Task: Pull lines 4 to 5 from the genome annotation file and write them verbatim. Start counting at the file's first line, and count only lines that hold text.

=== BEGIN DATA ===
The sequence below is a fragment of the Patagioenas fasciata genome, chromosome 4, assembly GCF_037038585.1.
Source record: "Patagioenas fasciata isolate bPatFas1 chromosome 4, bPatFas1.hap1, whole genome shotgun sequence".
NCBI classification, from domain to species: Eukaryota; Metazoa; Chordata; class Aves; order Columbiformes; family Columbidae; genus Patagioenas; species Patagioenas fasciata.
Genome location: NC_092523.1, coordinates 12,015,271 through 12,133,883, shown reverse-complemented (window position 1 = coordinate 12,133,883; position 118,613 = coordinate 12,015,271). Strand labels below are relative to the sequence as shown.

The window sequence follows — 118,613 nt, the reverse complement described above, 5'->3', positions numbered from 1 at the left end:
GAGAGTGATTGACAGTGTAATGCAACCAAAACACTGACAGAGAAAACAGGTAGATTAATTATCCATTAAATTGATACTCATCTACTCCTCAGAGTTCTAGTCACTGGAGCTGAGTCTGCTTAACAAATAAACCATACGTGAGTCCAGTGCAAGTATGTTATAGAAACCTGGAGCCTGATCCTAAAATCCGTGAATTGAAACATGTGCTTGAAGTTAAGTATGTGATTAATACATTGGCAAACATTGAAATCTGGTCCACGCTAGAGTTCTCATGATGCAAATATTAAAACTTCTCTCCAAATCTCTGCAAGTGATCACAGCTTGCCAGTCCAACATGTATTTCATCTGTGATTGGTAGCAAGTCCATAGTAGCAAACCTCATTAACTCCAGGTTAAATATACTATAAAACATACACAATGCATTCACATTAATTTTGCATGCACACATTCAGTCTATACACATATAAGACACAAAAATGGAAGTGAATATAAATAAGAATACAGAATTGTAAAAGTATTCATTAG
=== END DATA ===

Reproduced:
Genome location: NC_092523.1, coordinates 12,015,271 through 12,133,883, shown reverse-complemented (window position 1 = coordinate 12,133,883; position 118,613 = coordinate 12,015,271). Strand labels below are relative to the sequence as shown.

The window sequence follows — 118,613 nt, the reverse complement described above, 5'->3', positions numbered from 1 at the left end: